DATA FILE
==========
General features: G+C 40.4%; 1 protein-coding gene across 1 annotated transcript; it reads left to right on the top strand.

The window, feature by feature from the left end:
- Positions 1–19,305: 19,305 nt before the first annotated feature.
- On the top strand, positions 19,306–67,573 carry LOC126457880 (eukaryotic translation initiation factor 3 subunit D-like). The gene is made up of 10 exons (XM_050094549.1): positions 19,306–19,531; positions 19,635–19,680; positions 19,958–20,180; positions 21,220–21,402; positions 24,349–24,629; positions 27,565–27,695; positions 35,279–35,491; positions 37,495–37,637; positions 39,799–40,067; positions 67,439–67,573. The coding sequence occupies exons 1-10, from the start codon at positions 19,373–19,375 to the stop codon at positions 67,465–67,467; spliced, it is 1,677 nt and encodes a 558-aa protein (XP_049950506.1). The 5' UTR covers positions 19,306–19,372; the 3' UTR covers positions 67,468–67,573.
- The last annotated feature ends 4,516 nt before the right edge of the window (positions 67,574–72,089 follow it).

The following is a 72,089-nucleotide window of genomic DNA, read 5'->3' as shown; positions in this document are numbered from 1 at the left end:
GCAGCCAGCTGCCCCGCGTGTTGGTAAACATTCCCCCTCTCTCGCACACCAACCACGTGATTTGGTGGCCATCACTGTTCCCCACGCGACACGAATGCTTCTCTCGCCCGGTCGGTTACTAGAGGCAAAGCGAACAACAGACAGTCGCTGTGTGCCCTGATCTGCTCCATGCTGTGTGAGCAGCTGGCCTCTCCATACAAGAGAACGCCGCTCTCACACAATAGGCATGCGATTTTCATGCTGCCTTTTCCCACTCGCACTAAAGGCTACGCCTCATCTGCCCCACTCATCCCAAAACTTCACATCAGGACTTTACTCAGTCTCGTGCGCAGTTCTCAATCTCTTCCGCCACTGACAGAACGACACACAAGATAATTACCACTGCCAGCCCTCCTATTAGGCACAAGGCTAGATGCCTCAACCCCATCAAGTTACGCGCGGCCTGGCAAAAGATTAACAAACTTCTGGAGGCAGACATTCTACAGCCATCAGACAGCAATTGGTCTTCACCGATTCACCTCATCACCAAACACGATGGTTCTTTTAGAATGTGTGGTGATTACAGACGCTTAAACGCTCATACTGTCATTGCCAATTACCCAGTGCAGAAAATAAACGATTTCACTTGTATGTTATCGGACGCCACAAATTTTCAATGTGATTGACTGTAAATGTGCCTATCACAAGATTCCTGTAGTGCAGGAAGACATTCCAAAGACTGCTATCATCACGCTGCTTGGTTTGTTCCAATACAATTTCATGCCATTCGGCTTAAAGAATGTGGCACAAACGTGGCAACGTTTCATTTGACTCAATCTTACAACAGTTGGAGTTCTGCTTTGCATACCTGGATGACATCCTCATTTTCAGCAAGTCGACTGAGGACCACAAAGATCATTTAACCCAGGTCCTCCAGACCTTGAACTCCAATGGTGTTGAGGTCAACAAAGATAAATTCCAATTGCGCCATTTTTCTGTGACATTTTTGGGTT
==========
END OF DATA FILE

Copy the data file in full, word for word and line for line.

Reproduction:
General features: G+C 40.4%; 1 protein-coding gene across 1 annotated transcript; it reads left to right on the top strand.

The window, feature by feature from the left end:
- Positions 1–19,305: 19,305 nt before the first annotated feature.
- On the top strand, positions 19,306–67,573 carry LOC126457880 (eukaryotic translation initiation factor 3 subunit D-like). The gene is made up of 10 exons (XM_050094549.1): positions 19,306–19,531; positions 19,635–19,680; positions 19,958–20,180; positions 21,220–21,402; positions 24,349–24,629; positions 27,565–27,695; positions 35,279–35,491; positions 37,495–37,637; positions 39,799–40,067; positions 67,439–67,573. The coding sequence occupies exons 1-10, from the start codon at positions 19,373–19,375 to the stop codon at positions 67,465–67,467; spliced, it is 1,677 nt and encodes a 558-aa protein (XP_049950506.1). The 5' UTR covers positions 19,306–19,372; the 3' UTR covers positions 67,468–67,573.
- The last annotated feature ends 4,516 nt before the right edge of the window (positions 67,574–72,089 follow it).

The following is a 72,089-nucleotide window of genomic DNA, read 5'->3' as shown; positions in this document are numbered from 1 at the left end:
GCAGCCAGCTGCCCCGCGTGTTGGTAAACATTCCCCCTCTCTCGCACACCAACCACGTGATTTGGTGGCCATCACTGTTCCCCACGCGACACGAATGCTTCTCTCGCCCGGTCGGTTACTAGAGGCAAAGCGAACAACAGACAGTCGCTGTGTGCCCTGATCTGCTCCATGCTGTGTGAGCAGCTGGCCTCTCCATACAAGAGAACGCCGCTCTCACACAATAGGCATGCGATTTTCATGCTGCCTTTTCCCACTCGCACTAAAGGCTACGCCTCATCTGCCCCACTCATCCCAAAACTTCACATCAGGACTTTACTCAGTCTCGTGCGCAGTTCTCAATCTCTTCCGCCACTGACAGAACGACACACAAGATAATTACCACTGCCAGCCCTCCTATTAGGCACAAGGCTAGATGCCTCAACCCCATCAAGTTACGCGCGGCCTGGCAAAAGATTAACAAACTTCTGGAGGCAGACATTCTACAGCCATCAGACAGCAATTGGTCTTCACCGATTCACCTCATCACCAAACACGATGGTTCTTTTAGAATGTGTGGTGATTACAGACGCTTAAACGCTCATACTGTCATTGCCAATTACCCAGTGCAGAAAATAAACGATTTCACTTGTATGTTATCGGACGCCACAAATTTTCAATGTGATTGACTGTAAATGTGCCTATCACAAGATTCCTGTAGTGCAGGAAGACATTCCAAAGACTGCTATCATCACGCTGCTTGGTTTGTTCCAATACAATTTCATGCCATTCGGCTTAAAGAATGTGGCACAAACGTGGCAACGTTTCATTTGACTCAATCTTACAACAGTTGGAGTTCTGCTTTGCATACCTGGATGACATCCTCATTTTCAGCAAGTCGACTGAGGACCACAAAGATCATTTAACCCAGGTCCTCCAGACCTTGAACTCCAATGGTGTTGAGGTCAACAAAGATAAATTCCAATTGCGCCATTTTTCTGTGACATTTTTGGGTT